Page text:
Chevy’s Corvette may be a little fish in a big pond, as far as the total financial picture at General Motors goes.
But when it comes to the total economic impact created by ancillary industries, America’s Sports Car is making quite a big ripple in that pond, thank you, according to a story by Edmunds.com.
In fact, even with sales of just 14,132 Corvettes during 2012 because of the economic downturn and the impending release of the C7, Edmunds estimates that Corvette’s total economic activity could well be more than $2.5 billion.
What makes the Corvette such an economic powerhouse is the reputation it has earned and the love it has created among its enthusiasts during the past 60 years.
That loyalty means that most of the nearly 1.4 million Corvettes that have been produced since 1953 are still around. Unlike most cars, Corvettes never die – they’re just brought back to life again and again with restorations by crop after crop of excited owners. You might even call it the Automotive Circle of Life if you’re a Lion King fan.
“You go to any city or any car show and there will be restored Corvettes there,” says Mike Yager, who has been along for the ride since 1974 when he borrowed $500 to start a Corvette-related business that’s grown into a multi-million-dollar business, Mid America Motorworks. “I was in a Corvette club so I knew there were places that sold a few Corvette things. But there was no place that sold a lot of Corvette stuff.”
That’s definitely not true these days, and with the release of the seventh-generation Corvette Stingray this fall, enthusiasm about the car – and its economic impact – could very well hit record levels.
“Corvette licensing is growing, and there is a tremendous amount of excitement and anticipation from licensees for the new C7 Corvette Stingray,” GM’s licensing team told Edmunds.com. “A range of high-quality licensed merchandise is being developed for release in 2013. Since the introduction of the C7 at NAIAS, there has been a high demand for Stingray pins.”
As Edmunds.com points out, folks who buy Corvettes love them! That means they’ll go above and beyond to take care of them, frequently using only the best waxes and cleaning products and installing after-market items like exhaust systems and custom wheels. If the car somehow manages to wear out, there’s always a new owner in the wings waiting to bring it back to life with a complete restoration.
Yager knows firsthand about that love folks have for their Corvettes.
“How many Corvettes are out there in garages being restored?” he asks rhetorically. “Ten thousand? 20,000? 30,000? We’ve barely even touched that market. A car that had a new carpet set put in it 10 years ago needs a new carpet set now. It’s endless. You look at a ’67 Corvette that’s done to a Bloomington Gold or NCRS standard. It doesn’t take a lot of $100 grand restorations and you’re at a million dollars.”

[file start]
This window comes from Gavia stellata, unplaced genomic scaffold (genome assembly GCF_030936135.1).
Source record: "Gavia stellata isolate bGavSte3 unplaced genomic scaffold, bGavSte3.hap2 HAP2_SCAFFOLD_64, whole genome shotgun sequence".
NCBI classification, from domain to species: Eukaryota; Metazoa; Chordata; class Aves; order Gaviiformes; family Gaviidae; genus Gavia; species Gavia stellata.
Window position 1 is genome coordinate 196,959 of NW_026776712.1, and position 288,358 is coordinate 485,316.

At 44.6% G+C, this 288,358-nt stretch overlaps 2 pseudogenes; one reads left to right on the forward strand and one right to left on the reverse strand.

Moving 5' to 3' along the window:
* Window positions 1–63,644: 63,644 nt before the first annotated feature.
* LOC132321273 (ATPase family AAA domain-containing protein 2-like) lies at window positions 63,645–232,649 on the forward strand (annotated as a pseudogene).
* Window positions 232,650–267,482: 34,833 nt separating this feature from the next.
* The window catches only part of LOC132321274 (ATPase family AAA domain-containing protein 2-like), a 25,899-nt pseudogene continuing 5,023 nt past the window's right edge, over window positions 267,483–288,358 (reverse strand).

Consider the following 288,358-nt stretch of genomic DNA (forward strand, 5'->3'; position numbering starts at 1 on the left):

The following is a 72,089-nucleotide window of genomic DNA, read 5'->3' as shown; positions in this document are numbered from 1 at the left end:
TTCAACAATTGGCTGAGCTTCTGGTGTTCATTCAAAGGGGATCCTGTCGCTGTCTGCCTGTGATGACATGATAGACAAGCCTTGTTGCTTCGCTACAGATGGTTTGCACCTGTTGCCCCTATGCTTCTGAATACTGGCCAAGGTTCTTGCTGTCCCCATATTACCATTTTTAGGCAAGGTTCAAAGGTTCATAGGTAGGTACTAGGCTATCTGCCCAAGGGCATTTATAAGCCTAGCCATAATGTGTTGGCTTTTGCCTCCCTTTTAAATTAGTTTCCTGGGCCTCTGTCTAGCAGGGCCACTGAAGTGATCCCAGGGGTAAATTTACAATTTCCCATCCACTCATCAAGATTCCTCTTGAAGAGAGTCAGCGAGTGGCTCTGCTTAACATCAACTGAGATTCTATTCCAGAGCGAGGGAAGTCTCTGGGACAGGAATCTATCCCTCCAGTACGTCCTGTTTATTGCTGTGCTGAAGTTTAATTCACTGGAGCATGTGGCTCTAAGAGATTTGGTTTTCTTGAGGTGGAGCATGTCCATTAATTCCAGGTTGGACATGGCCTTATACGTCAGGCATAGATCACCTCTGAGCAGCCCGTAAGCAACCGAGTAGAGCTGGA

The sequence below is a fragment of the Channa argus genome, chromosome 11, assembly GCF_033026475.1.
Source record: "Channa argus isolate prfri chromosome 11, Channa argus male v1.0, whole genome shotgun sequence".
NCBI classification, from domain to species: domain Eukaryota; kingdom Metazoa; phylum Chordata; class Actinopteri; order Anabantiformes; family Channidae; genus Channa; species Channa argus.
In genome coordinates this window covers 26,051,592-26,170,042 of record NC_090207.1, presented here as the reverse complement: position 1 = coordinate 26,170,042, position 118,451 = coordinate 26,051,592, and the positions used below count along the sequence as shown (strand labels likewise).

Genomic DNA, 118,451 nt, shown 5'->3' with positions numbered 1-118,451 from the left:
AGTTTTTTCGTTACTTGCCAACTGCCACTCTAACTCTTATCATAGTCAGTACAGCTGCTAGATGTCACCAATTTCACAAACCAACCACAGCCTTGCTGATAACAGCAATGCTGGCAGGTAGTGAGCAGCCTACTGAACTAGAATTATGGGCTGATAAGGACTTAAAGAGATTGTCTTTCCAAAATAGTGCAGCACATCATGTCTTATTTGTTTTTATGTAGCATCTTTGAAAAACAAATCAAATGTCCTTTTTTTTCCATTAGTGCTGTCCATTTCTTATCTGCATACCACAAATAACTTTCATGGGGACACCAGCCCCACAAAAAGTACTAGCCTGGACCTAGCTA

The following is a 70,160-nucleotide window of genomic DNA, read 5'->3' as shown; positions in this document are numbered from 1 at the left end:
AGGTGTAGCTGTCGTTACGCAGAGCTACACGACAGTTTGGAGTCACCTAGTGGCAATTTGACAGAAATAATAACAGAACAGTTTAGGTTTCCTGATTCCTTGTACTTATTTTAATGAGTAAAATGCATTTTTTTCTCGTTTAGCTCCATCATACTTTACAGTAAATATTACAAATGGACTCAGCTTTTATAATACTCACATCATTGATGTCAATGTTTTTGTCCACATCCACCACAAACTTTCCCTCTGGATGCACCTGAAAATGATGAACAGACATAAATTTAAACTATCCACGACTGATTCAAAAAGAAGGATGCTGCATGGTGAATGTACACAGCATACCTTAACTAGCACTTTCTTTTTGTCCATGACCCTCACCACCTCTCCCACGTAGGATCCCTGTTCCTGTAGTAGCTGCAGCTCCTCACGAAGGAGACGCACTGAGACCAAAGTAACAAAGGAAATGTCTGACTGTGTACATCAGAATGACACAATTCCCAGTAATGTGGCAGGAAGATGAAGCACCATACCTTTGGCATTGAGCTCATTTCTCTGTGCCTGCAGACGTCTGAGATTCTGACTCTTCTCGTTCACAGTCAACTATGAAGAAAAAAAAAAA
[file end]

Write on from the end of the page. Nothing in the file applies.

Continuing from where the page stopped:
Yager’s company alone has about 100 employees and sales of $40 to $50 million each year.
Throw in the businesses that actually restore the Corvettes, and the economic impact continues to grow. Businesses like Kevin Mackay’s Corvette Repair Inc., who has built a sterling reputation over the past 28 years restoring some of the most famous Corvettes in history, including the 1960 Briggs Cunningham Le Mans Racer, 1962 Yenko Gulf Oil Racer, 1966 Penske Racer and 1969 Rebel Racer (all four cars were either Le Mans, Daytona or Sebring class winners), Cerv II, Pininfarina Car, XP-819 Car (all three are one-off experimental cars).
“Most of my clients aren’t kids,” says Mackay, who started his business in 1985 in a one-bay garage out of an auto repair shop in Valley Stream, N.Y. “Most of my clients are in their mid- to late-40s or older. These are guys in their 50s and 60s who want to remember their college days. They’re buying these cars instead of real estate. We’ve always been very busy, and business is not trailing off. People ask me, ‘How can you have a business doing Corvettes only?’ And I tell them that it’s all I know.”
Product licenses from GM generate an estimated $656 million each year, and shows and various Corvette-related events across the country generate another $100 million. Salvage yards and component manufacturers do another $50 million in business each, and racing teams add an estimated $15 million in financial impact.
Keep in mind that if the C7 Corvette is the hit that it appears it’s going to be, based on early reaction from the public, and sells 35,000 2014 models, that would add up to more than $2 billion just in new-car sales alone.
That little fish sure does make big ripples, doesn’t it?
Click below for a chart that breaks down a rough estimate on how Edmunds.com thinks the Corvette economy shakes out.
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